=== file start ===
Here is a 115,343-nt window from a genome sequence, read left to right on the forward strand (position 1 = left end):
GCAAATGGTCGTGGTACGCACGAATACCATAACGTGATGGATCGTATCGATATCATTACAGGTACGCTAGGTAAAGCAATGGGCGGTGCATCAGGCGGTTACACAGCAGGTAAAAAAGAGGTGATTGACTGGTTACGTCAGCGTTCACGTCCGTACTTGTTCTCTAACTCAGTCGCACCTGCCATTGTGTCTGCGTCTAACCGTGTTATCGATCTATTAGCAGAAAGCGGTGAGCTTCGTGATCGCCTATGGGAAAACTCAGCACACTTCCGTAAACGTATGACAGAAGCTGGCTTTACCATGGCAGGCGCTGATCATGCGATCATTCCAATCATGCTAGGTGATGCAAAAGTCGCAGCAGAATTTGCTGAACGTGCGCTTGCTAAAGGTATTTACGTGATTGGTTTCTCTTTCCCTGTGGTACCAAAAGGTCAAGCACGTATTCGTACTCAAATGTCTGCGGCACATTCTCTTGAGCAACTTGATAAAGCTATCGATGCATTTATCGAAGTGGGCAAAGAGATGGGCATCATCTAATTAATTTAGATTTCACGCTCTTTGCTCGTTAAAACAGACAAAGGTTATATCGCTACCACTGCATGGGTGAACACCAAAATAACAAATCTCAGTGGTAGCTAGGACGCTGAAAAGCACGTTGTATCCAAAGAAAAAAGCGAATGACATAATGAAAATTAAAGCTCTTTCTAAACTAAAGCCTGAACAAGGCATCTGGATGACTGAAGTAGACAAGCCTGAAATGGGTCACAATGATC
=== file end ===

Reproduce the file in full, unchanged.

Here is a 115,343-nt window from a genome sequence, read left to right on the forward strand (position 1 = left end):
GCAAATGGTCGTGGTACGCACGAATACCATAACGTGATGGATCGTATCGATATCATTACAGGTACGCTAGGTAAAGCAATGGGCGGTGCATCAGGCGGTTACACAGCAGGTAAAAAAGAGGTGATTGACTGGTTACGTCAGCGTTCACGTCCGTACTTGTTCTCTAACTCAGTCGCACCTGCCATTGTGTCTGCGTCTAACCGTGTTATCGATCTATTAGCAGAAAGCGGTGAGCTTCGTGATCGCCTATGGGAAAACTCAGCACACTTCCGTAAACGTATGACAGAAGCTGGCTTTACCATGGCAGGCGCTGATCATGCGATCATTCCAATCATGCTAGGTGATGCAAAAGTCGCAGCAGAATTTGCTGAACGTGCGCTTGCTAAAGGTATTTACGTGATTGGTTTCTCTTTCCCTGTGGTACCAAAAGGTCAAGCACGTATTCGTACTCAAATGTCTGCGGCACATTCTCTTGAGCAACTTGATAAAGCTATCGATGCATTTATCGAAGTGGGCAAAGAGATGGGCATCATCTAATTAATTTAGATTTCACGCTCTTTGCTCGTTAAAACAGACAAAGGTTATATCGCTACCACTGCATGGGTGAACACCAAAATAACAAATCTCAGTGGTAGCTAGGACGCTGAAAAGCACGTTGTATCCAAAGAAAAAAGCGAATGACATAATGAAAATTAAAGCTCTTTCTAAACTAAAGCCTGAACAAGGCATCTGGATGACTGAAGTAGACAAGCCTGAAATGGGTCACAATGATC